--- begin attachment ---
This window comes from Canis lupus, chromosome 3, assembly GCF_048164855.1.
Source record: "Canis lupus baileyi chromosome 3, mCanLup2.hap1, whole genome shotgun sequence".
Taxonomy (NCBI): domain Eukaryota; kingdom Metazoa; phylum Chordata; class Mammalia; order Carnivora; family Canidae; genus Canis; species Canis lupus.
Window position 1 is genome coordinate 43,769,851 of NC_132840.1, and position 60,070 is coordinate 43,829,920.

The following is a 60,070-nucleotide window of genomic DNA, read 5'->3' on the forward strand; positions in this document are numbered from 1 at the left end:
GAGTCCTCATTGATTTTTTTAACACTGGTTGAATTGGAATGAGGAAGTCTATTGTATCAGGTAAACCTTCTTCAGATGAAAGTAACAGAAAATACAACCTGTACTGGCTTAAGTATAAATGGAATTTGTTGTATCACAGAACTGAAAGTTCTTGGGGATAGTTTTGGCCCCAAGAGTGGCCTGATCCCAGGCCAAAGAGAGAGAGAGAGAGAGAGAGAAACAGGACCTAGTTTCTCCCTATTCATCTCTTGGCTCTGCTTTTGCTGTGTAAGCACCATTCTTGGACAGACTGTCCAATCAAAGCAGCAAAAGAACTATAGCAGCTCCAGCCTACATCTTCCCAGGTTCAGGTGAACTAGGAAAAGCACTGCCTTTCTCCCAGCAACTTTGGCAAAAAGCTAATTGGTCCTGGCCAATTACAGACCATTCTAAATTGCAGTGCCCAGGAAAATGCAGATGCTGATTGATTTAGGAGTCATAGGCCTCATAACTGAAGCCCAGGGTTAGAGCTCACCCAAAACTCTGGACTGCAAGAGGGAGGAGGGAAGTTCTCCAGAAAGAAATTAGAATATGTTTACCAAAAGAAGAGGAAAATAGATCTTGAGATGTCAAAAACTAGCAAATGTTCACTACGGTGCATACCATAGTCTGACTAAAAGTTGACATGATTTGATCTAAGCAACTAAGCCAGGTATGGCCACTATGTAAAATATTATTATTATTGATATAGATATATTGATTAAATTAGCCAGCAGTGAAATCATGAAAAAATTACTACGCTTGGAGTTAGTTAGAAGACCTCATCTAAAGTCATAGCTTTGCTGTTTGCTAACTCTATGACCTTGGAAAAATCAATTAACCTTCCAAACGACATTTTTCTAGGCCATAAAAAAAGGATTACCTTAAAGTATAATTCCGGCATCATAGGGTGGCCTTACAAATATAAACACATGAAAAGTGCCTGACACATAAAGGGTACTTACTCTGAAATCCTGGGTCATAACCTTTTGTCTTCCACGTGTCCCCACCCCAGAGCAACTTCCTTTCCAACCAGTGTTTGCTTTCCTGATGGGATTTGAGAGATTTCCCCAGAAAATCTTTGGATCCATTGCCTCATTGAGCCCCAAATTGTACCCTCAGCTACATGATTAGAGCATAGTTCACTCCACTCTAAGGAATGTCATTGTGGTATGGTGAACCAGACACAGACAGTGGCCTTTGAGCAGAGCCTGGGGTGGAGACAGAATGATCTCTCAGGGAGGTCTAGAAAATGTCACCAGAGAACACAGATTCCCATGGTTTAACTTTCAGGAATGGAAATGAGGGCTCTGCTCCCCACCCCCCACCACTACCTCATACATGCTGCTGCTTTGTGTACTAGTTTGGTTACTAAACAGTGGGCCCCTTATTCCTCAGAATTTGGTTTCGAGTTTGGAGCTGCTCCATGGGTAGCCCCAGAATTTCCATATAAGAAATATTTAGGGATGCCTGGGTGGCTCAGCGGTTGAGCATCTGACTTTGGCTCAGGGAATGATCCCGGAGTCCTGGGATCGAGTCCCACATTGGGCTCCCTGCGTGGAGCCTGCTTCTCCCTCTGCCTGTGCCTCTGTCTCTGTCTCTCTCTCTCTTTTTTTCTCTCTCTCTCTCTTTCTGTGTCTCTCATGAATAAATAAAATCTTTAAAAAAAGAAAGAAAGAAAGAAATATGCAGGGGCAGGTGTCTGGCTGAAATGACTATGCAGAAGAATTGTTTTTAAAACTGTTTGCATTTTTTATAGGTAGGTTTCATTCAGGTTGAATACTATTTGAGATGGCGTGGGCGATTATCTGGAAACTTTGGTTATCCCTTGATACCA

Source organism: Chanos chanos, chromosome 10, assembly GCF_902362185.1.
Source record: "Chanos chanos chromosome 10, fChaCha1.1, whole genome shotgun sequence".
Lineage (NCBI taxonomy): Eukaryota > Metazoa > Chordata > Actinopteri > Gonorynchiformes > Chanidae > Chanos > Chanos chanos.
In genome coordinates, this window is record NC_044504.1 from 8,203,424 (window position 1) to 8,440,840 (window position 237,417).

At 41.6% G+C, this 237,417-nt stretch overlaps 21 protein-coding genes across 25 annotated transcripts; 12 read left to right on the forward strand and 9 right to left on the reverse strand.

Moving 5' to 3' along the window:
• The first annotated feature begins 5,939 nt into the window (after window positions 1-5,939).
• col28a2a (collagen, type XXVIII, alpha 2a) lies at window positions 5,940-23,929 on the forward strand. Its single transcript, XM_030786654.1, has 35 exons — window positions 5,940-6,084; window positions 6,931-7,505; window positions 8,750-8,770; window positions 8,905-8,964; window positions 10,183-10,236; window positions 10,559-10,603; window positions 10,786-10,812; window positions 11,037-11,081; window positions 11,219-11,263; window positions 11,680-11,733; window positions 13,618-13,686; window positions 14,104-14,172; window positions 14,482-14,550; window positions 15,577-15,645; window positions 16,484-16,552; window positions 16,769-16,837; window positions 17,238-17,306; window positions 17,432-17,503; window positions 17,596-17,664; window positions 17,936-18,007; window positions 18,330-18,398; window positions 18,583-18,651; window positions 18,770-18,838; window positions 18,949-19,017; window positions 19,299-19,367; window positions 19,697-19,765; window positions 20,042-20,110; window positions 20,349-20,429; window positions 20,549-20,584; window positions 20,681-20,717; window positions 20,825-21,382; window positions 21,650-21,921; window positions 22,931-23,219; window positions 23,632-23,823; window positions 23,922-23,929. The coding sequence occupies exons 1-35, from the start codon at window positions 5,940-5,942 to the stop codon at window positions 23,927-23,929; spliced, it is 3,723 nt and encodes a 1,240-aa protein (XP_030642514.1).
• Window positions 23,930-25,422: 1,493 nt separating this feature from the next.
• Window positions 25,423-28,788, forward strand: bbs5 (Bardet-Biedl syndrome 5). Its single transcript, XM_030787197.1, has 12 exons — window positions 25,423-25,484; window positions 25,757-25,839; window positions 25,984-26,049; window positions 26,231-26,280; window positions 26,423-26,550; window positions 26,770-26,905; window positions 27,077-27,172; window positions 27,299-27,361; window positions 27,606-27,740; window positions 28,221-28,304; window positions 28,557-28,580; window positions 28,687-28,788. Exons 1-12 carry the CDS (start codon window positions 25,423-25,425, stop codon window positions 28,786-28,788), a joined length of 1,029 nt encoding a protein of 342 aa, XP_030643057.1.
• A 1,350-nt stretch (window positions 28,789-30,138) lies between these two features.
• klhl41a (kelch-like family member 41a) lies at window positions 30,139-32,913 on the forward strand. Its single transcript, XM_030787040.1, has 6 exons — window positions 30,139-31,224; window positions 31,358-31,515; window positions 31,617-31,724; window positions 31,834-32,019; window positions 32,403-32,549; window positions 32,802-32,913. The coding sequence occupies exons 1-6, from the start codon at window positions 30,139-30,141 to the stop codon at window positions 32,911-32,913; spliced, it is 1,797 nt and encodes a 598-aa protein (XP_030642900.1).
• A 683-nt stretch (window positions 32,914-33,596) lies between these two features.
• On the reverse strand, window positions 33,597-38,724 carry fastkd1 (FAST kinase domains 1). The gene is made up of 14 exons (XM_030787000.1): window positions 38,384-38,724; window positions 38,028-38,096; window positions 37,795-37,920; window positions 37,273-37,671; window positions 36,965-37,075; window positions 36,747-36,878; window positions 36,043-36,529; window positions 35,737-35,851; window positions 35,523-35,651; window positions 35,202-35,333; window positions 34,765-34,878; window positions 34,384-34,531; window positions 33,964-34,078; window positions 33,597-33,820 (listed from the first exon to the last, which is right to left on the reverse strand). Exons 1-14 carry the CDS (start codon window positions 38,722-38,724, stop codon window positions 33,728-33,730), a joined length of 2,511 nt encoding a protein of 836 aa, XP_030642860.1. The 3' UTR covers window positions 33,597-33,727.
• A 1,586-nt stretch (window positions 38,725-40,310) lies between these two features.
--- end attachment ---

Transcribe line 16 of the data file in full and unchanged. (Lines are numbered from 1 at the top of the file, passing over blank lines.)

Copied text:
• Window positions 25,423-28,788, forward strand: bbs5 (Bardet-Biedl syndrome 5). Its single transcript, XM_030787197.1, has 12 exons — window positions 25,423-25,484; window positions 25,757-25,839; window positions 25,984-26,049; window positions 26,231-26,280; window positions 26,423-26,550; window positions 26,770-26,905; window positions 27,077-27,172; window positions 27,299-27,361; window positions 27,606-27,740; window positions 28,221-28,304; window positions 28,557-28,580; window positions 28,687-28,788. Exons 1-12 carry the CDS (start codon window positions 25,423-25,425, stop codon window positions 28,786-28,788), a joined length of 1,029 nt encoding a protein of 342 aa, XP_030643057.1.